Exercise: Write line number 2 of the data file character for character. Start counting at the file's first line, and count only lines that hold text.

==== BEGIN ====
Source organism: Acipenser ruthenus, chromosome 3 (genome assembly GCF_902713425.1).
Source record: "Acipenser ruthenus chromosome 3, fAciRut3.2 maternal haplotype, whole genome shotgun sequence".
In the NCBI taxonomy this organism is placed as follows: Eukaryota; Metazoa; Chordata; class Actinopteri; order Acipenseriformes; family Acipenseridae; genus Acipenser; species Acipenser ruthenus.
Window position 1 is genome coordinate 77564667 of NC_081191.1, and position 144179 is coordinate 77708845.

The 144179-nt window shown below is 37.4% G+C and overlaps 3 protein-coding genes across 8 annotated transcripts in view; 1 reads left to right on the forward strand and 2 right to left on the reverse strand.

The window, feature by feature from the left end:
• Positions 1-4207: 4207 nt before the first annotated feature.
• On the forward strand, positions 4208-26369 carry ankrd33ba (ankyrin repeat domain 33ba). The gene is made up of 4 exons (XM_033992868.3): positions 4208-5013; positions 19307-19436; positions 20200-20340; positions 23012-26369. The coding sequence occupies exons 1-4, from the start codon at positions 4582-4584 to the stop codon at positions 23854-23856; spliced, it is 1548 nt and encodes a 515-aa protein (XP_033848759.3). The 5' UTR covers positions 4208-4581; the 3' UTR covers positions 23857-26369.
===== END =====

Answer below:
Source record: "Acipenser ruthenus chromosome 3, fAciRut3.2 maternal haplotype, whole genome shotgun sequence".